Of course, like Moonlight, Beale Street is a painterly work of cinema that would be enjoyable to watch even without audio. The movie was once again shot by Jenkins' trusted DP James Paxton and draws from a distinct set of colors (blue, brown, and yellow in particular), in order to enrich its picturesque wide angle compositions and intimately filmed closeups with deeper layers of symbolic meaning. Beale Street's sound editing is similarly impressive in the way it juxtaposes ominously rumbling audial effects during its most intense moments with Moonlight composer Nicholas Britell's orchestral leitmotifs and classic Harlem music during the movie's warmer and/or romantic scenes. The aforementioned color scheme is further reflected in the film's lovely period costumes by Caroline Eselin (another Moonlight graduate) and the native New York scenery that Beale Street photographs to bring its vision of historical Harlem to life.
The actors in Beale Street as as essential to the film's success as its craftsmanship, with newcomer Layne leading the way in a breakout performance as the sweet and tender (yet strong-willed and savvy) Tish. James builds on his work in historical dramas like Selma and Race with his own performance as the gentle, sensitive, and otherwise thoughtful soul that is Fonny, making his love story with Tish all the more compelling and touching for it. As much as Beale Street focuses on their romance, though, it also take the time to develop the relationship between Tish and the rest of her family (especially her mother), with King, Parris, and Domingo all shining in their respective scenes here (again, King in particular). The film's supporting cast is similarly full of terrific character actors who manage to leave an emotional impact during their comparatively brief appearances - though, if there's a standout among them, it's definitely Brian Tyree Henry as Fonny's old pal Daniel Carty (a character who's responsible for one of the film's most powerful and quietly mesmerizing scenes, no less).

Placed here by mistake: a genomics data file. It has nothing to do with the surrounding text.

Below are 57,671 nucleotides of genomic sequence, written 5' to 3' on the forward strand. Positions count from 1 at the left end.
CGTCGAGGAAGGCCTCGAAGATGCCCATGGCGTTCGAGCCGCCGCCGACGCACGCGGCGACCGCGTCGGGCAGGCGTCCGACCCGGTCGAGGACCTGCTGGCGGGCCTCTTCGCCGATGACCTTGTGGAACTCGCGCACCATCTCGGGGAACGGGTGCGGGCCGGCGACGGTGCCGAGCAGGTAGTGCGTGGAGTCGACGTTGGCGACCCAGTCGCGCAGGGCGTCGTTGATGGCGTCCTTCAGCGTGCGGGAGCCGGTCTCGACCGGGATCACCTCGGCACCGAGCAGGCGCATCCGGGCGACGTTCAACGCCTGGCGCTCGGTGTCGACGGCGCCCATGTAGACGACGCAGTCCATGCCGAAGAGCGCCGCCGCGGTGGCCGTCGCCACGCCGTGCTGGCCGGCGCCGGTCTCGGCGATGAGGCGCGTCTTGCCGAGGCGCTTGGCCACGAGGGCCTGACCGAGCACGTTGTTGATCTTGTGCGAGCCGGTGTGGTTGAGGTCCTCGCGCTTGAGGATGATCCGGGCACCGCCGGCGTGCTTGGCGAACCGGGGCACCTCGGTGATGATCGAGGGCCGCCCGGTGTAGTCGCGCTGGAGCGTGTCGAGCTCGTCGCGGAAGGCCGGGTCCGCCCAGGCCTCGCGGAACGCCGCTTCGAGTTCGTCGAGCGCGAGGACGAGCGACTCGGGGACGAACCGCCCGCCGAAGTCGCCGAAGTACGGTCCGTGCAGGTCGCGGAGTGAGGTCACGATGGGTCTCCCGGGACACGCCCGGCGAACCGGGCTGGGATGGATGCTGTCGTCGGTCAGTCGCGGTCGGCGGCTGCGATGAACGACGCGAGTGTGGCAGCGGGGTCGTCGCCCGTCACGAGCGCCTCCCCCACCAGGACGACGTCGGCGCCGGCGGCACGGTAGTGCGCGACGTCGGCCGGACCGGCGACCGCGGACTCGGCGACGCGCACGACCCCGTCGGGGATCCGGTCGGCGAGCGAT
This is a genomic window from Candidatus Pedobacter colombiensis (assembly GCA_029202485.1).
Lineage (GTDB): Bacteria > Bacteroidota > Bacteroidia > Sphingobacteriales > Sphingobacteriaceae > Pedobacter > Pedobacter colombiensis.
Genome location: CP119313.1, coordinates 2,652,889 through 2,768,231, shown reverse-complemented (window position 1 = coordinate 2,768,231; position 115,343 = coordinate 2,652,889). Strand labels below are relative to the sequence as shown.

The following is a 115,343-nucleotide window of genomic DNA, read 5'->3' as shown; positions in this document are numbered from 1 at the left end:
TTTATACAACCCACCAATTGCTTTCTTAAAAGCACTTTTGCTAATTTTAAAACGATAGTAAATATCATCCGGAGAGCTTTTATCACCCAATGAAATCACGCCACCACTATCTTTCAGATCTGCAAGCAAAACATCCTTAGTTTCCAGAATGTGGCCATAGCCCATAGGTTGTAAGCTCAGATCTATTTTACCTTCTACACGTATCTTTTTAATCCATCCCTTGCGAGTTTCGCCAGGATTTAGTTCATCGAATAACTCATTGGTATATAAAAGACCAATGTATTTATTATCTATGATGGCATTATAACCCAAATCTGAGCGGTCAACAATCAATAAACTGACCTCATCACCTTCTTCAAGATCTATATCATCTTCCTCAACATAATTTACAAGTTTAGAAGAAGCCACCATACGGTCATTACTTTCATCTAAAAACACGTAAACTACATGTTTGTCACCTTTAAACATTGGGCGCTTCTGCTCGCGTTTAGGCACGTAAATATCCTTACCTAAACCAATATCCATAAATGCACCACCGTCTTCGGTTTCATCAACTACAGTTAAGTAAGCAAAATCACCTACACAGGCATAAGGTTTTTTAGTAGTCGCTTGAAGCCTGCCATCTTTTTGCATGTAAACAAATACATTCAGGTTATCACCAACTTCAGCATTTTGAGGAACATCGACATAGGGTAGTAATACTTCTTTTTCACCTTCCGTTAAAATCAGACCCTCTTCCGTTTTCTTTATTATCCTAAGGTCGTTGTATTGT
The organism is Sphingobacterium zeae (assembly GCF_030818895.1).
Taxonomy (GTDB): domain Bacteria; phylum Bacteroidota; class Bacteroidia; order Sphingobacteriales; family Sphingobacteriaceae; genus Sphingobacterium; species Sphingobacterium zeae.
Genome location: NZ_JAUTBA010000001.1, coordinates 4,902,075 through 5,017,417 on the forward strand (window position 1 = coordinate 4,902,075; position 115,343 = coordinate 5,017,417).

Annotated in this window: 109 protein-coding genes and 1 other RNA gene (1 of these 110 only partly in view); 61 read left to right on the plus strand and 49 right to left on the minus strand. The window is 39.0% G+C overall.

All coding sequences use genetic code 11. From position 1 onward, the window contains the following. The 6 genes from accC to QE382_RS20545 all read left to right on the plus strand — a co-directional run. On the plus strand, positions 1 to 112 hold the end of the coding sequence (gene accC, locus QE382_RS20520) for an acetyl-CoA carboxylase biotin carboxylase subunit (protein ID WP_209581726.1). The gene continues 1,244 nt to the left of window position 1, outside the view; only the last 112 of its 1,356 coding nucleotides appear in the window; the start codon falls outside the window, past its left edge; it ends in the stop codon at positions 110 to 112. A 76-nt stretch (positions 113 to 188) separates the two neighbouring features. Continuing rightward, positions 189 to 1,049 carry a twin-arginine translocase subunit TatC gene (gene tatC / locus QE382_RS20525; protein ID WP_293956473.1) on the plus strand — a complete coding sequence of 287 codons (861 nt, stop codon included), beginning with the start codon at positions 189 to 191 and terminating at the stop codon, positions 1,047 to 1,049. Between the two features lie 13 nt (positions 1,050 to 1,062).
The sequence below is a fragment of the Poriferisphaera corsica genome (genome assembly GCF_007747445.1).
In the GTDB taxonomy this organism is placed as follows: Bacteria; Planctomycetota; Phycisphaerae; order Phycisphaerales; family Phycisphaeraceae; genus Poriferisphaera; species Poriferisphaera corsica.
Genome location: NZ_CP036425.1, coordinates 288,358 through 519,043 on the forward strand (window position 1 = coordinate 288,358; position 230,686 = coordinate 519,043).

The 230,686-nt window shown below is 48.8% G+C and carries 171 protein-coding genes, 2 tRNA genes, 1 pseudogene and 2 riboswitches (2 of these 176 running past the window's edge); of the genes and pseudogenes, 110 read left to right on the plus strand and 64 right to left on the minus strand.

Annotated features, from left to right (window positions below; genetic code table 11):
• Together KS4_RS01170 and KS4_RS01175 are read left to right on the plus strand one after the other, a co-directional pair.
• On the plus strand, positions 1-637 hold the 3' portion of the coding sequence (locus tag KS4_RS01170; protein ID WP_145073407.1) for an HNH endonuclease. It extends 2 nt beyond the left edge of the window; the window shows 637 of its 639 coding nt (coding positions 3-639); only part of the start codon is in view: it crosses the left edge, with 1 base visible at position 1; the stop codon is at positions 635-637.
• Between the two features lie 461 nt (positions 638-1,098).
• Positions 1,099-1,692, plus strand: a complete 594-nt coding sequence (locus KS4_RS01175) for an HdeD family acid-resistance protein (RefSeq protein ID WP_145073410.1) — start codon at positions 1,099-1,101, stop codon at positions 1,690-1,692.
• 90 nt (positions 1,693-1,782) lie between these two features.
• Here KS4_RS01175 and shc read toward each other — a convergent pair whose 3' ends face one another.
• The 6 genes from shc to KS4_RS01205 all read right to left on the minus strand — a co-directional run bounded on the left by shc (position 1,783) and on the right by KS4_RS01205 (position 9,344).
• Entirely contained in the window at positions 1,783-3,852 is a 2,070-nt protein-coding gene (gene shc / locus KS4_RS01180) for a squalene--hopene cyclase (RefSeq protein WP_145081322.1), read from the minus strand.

As much as Beale Street often feels like a film made by the director of Moonlight, it also demonstrates Jenkins' newfound experience behind the camera and lets him explore themes and ideas from his previous work in engaging new ways. Beale Street is similar to Moonlight and Jenkins' work on Netflix's Dear White People TV series, in the sense that it's the rare film to really examine black male trauma and how racism in America truly affects individual black people on an emotional level. Further, the film is largely told from the perspective of Tish and the women around her (even during its sex scenes) and paints an empathetic portrait of their lives in ways that bring to mind Moonlight's own moving portrayal of its queer protagonist. The end result: Beale Street feels at one with the rest of Jenkins' work, yet shows that he's far from done developing as a storyteller.
It might go without saying at this point, but If Beale Street Could Talk is very much a must-see for those who loved Moonlight (and, of course, Jenkins' feature debut, Medicine for Melancholy) and/or are fans of Baldwin's literature and want to see it done justice on the big screen. The film is very much a worthy followup to Jenkins' Best Picture Oscar-winning project and (deservedly) looks to gain more recognition as the current awards season trudges along. Still, whether you're invested in all these Academy Awards discussions or not, you should take the time and pay a visit to Beale Street, when you have the chance.
If Beale Street Could Talk is now playing in select U.S. theaters and will expand to additional markets over the forthcoming weeks. It is 117 minutes long and is rated R for language and some sexual content.
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- If Beale Street Could Talk (2018) release date: Dec 14, 2018